In normal times, the congregation of Coastal Virginia Unitarian Universalists (CVUU) in Virginia Beach would have gotten to know their new settled minister over shared potluck meals and after-service Sunday coffee hours in the church social hall. But COVID changed those plans. With in-person gatherings suspended, Rev. Viola Abbitt has had to rely on technology to foster connections with her new congregation, using telephone calls, Zoom, and the occasional physically-distanced meeting.
Rev. Viola joined the staff last August and was officially elected as CVUU’s Settled Minister in early November. Since she has been at CVUU, she has conducted many Sunday services entirely on Zoom.
“Moving in the middle of a pandemic and being constrained by the necessity for physical distancing has been very difficult. We have all needed to be really intentional about making the connections necessary to get to know one another, and I think it has been working.”
Rev. Viola chose to relocate to Virginia as a newly ordained minister from her home state of New York, not just because of her love for the congregation, but also her love for the area. She entered professional ministry after working for more than twenty-five years as an attorney.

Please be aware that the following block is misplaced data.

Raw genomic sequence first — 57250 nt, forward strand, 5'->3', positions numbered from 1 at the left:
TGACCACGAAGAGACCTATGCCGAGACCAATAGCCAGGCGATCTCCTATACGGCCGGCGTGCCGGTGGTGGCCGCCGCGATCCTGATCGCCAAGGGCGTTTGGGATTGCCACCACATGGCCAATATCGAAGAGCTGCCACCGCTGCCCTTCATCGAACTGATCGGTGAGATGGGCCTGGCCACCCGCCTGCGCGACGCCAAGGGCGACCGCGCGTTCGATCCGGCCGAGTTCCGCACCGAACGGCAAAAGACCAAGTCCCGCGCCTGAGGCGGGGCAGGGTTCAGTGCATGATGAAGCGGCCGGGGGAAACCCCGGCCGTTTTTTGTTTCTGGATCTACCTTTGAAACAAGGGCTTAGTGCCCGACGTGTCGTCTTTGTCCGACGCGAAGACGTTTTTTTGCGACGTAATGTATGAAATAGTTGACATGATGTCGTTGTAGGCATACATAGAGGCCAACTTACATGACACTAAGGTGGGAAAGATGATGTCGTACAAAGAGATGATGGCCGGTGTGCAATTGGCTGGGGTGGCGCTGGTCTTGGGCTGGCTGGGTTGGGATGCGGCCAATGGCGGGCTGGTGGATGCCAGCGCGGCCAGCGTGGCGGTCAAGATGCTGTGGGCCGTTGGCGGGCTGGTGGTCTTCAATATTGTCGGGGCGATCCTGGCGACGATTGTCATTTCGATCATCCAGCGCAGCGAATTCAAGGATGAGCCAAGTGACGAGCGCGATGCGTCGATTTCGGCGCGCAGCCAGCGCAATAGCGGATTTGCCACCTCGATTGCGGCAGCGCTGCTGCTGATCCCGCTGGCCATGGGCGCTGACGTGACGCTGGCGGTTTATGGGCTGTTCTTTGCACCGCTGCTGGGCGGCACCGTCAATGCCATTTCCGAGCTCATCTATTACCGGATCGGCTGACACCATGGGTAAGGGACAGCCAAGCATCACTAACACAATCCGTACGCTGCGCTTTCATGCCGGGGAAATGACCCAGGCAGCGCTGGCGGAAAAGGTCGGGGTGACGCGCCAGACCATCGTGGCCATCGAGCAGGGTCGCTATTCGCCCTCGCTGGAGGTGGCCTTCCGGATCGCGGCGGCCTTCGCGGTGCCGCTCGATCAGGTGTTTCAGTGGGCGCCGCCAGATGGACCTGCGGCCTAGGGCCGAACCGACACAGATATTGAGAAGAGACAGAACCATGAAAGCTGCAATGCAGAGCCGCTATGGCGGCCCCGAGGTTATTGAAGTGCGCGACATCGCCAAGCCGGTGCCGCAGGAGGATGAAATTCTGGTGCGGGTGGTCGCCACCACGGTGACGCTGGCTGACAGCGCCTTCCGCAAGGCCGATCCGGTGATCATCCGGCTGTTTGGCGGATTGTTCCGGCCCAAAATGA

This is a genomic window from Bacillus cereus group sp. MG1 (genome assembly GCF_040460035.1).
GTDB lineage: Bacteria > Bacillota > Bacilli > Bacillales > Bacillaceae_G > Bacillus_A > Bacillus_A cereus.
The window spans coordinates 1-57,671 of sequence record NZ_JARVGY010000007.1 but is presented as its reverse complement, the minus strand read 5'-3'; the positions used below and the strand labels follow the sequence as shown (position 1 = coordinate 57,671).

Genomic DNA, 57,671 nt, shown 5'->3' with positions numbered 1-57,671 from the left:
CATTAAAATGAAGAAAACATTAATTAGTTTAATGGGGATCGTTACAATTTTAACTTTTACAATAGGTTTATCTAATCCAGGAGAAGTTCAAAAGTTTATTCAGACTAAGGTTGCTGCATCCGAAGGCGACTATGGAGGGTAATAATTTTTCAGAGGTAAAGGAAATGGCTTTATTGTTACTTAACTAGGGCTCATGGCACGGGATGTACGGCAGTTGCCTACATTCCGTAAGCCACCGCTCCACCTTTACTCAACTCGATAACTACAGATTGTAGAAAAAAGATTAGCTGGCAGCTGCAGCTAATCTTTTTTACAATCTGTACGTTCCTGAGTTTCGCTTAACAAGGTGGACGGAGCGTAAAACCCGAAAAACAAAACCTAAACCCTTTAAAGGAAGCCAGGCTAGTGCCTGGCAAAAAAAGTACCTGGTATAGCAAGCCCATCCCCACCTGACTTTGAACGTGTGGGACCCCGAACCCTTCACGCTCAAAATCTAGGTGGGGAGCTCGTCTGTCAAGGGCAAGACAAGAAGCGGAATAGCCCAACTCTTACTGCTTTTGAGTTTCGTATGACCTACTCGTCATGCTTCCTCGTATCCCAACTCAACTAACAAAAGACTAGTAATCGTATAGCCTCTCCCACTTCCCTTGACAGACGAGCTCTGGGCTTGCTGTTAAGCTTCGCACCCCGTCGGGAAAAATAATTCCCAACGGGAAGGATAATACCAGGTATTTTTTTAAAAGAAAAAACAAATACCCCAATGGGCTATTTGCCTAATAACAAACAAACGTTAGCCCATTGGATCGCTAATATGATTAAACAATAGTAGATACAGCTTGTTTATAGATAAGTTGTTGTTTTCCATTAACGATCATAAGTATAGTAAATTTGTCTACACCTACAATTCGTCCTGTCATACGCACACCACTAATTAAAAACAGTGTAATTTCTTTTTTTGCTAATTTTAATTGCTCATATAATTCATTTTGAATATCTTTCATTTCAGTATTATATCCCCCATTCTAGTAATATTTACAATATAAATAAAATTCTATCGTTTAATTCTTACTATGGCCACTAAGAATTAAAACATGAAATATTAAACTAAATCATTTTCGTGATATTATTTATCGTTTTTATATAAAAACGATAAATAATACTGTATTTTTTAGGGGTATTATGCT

Before she entered full-time ministry, she last worked as the Director of the Office of the Ombudsman for the New York State Office of Children and Family Services. There she led a division whose core mission was to protect and promote the legal rights of youth in the juvenile justice system. Prior to fulfilling her call to ministry, she considered that position the most rewarding she ever held.
Even though Rev. Viola spent her childhood and early adulthood ensconced in the teachings of a Christian denomination, she found her true place within Unitarian Universalism.
“As my faith developed and grew, I came to the realization that what is ultimate is hard to fit into any particular doctrine, and it is perhaps not done justice if one tries to do so. Today, my personal theology has a much more expansive view, and I value ongoing personal spiritual development. While I believe that there is some energy or force that binds the universe and connects us all, humanism and religious naturalism are important aspects of my theological orientation,” she says.